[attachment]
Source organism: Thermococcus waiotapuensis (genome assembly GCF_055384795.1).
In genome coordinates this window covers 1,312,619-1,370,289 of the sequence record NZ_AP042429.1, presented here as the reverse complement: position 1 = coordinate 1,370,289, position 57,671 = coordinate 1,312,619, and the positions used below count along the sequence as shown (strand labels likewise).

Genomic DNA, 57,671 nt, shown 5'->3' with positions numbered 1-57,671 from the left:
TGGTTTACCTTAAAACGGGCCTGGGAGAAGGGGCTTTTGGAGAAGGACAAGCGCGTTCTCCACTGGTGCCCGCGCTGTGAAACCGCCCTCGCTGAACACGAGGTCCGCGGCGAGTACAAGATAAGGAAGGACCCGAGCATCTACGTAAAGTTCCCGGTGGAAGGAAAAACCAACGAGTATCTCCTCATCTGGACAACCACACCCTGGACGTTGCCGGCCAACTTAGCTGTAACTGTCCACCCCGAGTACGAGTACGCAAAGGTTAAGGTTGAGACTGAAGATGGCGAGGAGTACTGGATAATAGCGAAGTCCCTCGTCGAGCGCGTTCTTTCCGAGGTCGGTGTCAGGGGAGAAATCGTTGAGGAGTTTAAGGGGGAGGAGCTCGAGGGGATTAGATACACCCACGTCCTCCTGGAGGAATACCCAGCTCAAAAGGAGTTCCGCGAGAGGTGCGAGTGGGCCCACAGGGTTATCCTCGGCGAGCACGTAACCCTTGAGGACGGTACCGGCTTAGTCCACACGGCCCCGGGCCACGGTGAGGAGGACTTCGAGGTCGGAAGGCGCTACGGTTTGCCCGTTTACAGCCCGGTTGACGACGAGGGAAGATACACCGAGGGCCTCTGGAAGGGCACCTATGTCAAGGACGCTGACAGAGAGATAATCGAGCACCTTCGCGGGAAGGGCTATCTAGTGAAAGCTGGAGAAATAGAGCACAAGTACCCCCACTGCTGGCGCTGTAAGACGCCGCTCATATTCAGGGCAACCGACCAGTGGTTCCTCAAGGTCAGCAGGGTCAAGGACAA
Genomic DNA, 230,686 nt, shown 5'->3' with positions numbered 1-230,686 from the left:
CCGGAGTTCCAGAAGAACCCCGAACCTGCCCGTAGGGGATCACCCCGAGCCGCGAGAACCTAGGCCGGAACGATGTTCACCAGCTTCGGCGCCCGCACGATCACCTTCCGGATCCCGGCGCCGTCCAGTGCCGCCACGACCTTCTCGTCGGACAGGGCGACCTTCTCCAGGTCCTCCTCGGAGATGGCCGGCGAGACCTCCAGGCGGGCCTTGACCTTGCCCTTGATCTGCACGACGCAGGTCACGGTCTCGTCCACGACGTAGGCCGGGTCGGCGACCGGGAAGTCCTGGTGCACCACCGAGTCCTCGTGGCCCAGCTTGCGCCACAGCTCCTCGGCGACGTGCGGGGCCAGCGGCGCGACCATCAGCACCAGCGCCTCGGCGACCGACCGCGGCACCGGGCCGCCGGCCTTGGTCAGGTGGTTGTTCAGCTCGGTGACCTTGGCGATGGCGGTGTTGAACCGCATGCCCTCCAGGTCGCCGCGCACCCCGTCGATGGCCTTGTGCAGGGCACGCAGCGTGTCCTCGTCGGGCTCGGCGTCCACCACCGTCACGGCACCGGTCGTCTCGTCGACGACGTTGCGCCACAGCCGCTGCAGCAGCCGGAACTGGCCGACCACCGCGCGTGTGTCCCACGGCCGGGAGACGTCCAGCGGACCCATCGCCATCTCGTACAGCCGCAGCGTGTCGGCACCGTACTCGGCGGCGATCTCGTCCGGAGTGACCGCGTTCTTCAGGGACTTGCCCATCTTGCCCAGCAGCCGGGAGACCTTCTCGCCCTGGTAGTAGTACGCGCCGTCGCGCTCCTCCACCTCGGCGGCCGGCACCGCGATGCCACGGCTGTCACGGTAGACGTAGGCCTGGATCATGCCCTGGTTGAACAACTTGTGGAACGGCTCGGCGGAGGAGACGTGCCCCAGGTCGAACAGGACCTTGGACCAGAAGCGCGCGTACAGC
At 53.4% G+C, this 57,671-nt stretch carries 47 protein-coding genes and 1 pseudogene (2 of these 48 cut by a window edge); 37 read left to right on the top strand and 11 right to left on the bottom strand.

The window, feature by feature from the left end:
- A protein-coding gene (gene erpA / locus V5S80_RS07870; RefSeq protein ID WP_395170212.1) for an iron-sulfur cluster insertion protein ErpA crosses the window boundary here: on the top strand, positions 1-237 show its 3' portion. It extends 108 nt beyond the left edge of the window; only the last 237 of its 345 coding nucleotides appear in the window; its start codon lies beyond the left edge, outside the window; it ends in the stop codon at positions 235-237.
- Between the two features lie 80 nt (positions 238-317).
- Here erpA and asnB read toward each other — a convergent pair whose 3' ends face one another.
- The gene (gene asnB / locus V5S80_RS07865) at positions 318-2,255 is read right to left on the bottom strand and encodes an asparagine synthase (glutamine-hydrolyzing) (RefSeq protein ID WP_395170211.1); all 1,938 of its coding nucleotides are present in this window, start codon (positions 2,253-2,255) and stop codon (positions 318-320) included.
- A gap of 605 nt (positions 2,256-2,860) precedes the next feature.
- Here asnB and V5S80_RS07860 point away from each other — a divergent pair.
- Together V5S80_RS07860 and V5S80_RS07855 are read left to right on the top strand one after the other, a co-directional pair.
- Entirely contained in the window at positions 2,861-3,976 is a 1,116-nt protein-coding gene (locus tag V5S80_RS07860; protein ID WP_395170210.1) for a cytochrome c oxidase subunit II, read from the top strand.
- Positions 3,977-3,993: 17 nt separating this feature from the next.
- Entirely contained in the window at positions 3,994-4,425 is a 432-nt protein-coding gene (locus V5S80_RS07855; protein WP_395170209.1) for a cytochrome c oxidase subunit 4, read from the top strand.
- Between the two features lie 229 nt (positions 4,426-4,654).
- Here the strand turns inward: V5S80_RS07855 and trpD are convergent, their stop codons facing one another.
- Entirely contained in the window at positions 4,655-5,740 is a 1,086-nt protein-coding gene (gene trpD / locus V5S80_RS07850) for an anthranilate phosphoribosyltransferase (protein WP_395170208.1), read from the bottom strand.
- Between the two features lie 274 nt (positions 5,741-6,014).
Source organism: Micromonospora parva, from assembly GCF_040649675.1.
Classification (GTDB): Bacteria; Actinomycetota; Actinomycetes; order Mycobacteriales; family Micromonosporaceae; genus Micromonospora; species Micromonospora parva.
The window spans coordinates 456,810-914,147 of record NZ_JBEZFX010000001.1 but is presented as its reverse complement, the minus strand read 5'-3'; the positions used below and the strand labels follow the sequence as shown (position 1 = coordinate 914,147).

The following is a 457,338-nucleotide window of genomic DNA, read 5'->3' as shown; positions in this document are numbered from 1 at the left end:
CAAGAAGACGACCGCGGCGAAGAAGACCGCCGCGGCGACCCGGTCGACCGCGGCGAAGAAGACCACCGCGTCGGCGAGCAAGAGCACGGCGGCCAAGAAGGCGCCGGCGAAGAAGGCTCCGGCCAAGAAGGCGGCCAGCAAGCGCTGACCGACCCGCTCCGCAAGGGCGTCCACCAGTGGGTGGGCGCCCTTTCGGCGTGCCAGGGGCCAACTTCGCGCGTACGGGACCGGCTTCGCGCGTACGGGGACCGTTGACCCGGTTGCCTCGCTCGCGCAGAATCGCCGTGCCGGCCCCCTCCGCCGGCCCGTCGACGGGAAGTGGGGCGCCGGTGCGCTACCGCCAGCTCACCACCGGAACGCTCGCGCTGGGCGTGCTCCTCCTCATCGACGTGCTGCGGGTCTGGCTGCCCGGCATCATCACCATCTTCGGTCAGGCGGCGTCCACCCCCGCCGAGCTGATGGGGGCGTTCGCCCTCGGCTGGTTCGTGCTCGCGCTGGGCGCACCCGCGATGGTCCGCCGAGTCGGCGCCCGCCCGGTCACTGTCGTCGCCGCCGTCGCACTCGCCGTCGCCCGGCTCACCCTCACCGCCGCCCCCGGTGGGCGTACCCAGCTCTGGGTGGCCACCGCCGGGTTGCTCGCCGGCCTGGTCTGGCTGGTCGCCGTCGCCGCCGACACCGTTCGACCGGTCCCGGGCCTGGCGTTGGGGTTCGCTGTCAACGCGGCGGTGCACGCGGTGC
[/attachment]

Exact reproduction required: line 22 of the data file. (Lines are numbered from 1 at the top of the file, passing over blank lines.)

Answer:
- Between the two features lie 274 nt (positions 5,741-6,014).